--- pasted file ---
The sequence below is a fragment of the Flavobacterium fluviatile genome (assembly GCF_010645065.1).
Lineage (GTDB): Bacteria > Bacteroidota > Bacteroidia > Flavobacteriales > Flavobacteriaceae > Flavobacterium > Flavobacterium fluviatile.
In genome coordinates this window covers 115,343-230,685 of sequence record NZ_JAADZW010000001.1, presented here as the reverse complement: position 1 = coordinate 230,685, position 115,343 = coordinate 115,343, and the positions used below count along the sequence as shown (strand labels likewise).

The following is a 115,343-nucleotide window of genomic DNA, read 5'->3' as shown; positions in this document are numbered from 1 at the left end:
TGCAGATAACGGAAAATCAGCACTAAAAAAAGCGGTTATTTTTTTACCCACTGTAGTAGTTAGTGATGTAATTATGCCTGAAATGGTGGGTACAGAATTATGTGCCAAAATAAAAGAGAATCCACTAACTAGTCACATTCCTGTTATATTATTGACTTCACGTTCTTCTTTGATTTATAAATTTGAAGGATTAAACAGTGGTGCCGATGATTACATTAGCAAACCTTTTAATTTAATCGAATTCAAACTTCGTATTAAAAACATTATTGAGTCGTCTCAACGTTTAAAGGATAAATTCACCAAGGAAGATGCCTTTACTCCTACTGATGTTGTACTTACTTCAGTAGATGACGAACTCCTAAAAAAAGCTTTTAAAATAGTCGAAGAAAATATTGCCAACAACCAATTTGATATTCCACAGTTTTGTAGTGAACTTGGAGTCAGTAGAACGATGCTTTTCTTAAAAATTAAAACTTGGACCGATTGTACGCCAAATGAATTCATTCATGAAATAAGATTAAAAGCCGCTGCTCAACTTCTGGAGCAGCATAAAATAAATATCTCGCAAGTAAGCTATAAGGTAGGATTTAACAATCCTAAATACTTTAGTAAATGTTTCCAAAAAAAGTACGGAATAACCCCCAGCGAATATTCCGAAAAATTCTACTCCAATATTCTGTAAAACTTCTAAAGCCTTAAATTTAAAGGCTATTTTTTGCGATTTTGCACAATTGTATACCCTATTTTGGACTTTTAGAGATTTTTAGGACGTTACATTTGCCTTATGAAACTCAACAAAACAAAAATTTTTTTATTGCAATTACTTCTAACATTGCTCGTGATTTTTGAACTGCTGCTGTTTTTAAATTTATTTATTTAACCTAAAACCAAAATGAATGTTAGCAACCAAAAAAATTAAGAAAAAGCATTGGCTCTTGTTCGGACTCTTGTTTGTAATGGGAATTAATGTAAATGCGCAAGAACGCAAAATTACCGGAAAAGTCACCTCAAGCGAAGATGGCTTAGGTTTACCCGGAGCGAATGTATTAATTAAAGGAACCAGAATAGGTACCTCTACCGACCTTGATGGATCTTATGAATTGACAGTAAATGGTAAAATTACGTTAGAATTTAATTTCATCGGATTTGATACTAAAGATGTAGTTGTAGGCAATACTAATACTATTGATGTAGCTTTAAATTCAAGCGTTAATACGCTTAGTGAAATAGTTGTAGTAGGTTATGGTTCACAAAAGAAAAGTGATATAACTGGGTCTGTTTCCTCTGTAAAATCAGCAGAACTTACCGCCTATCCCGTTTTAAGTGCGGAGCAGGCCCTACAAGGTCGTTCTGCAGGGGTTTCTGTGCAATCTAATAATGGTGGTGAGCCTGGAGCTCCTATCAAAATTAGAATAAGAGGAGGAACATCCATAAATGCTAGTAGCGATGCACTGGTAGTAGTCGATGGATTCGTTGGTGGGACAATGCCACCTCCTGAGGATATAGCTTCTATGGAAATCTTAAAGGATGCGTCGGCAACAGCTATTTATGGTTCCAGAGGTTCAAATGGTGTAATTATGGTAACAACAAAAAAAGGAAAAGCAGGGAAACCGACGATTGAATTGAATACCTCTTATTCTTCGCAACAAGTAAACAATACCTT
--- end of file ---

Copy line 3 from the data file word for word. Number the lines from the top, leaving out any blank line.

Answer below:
In genome coordinates this window covers 115,343-230,685 of sequence record NZ_JAADZW010000001.1, presented here as the reverse complement: position 1 = coordinate 230,685, position 115,343 = coordinate 115,343, and the positions used below count along the sequence as shown (strand labels likewise).